There are reasonably priced op amps that allow 90V between the supplies (example). There are also ridiculously expensive power op amps that can handle hundreds of volts (example). But lower voltage op amps are more common.
One reason for this is that op amps generally use the same supply voltages as the rest of the system. It's best to keep the system supply voltages as low as possible for a variety of reasons, including cost, power consumption, performance, and safety (60V DC is sometimes given as a maximum safe voltage level). In recent years, there's been a lot of demand for op amps that can run off of low-voltage digital supplies.
Even if a high supply voltage is available, the op amp will still have higher power consumption (that first example has a power pad). The bandwidth and slew rate on the high-voltage models don't seem to be anything to write home about.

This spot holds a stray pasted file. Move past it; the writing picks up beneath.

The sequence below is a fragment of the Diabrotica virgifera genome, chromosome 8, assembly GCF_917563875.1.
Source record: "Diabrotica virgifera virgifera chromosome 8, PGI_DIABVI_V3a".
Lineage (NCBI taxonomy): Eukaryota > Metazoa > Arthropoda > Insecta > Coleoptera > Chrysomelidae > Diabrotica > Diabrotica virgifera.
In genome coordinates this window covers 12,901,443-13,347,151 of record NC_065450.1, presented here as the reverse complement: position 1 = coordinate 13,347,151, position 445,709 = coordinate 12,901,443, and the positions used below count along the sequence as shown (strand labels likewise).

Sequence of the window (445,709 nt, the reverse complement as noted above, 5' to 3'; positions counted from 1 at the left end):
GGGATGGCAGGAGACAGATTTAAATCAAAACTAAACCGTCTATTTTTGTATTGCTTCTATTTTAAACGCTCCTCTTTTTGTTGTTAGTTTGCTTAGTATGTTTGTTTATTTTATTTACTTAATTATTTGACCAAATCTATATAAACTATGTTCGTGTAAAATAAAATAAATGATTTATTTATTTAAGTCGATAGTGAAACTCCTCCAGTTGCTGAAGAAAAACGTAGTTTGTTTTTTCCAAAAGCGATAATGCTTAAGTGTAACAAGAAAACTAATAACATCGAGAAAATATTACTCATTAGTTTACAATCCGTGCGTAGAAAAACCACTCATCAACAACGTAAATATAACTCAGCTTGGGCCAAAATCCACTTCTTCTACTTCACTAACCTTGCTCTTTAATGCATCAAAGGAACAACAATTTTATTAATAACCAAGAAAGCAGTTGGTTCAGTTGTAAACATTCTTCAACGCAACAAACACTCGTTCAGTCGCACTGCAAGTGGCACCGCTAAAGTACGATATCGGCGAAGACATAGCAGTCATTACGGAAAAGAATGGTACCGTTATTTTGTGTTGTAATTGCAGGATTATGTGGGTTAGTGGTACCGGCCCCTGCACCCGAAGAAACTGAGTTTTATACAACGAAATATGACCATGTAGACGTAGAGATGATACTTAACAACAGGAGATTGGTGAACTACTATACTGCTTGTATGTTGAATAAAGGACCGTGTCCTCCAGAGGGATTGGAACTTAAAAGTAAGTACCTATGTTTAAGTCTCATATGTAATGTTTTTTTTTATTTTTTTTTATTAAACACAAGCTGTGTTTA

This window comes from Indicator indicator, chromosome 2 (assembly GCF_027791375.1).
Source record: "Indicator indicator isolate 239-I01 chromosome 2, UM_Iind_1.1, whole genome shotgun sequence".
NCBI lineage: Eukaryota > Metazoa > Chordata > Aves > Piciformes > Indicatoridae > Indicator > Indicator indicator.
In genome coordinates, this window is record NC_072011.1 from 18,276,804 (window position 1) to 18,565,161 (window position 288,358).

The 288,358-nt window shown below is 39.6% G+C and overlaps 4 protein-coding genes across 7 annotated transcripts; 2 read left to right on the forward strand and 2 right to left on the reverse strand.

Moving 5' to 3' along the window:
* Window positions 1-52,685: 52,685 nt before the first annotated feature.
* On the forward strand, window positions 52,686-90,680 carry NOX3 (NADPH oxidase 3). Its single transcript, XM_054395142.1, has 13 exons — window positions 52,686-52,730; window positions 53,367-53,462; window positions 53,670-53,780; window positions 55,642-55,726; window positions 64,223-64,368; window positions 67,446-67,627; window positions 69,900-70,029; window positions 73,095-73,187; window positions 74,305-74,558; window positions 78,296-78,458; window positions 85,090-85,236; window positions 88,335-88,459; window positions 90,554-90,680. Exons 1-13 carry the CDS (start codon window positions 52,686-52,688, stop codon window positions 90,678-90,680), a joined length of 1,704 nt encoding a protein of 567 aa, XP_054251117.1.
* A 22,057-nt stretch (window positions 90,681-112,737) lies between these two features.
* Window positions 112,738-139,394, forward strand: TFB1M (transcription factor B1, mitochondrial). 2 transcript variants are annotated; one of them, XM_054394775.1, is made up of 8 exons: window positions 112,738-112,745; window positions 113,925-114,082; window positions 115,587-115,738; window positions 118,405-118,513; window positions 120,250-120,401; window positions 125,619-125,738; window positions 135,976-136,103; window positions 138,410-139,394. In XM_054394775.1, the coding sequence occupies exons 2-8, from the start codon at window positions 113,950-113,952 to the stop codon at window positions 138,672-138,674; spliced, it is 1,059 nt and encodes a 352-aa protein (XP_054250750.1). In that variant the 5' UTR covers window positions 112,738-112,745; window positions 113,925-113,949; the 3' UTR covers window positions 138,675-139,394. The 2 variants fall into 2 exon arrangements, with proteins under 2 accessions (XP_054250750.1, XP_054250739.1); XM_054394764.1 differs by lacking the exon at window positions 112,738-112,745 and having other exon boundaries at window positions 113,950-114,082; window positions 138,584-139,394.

The main reason, I think, is that op amps are used for signal processing, and signals do not need to be high-voltage to carry information. What does +/-45V get you that +/-15V doesn't? In audio, that's not even ten decibels. If you happen to have a high-voltage signal, you can easily reduce the voltage with a couple resistors. If you need a high-power output, you can use discrete transistors with lower-voltage op amps providing feedback control. There's just no need to carry around a 100V signal in most systems. The cost and development effort are better spent on improving other parameters.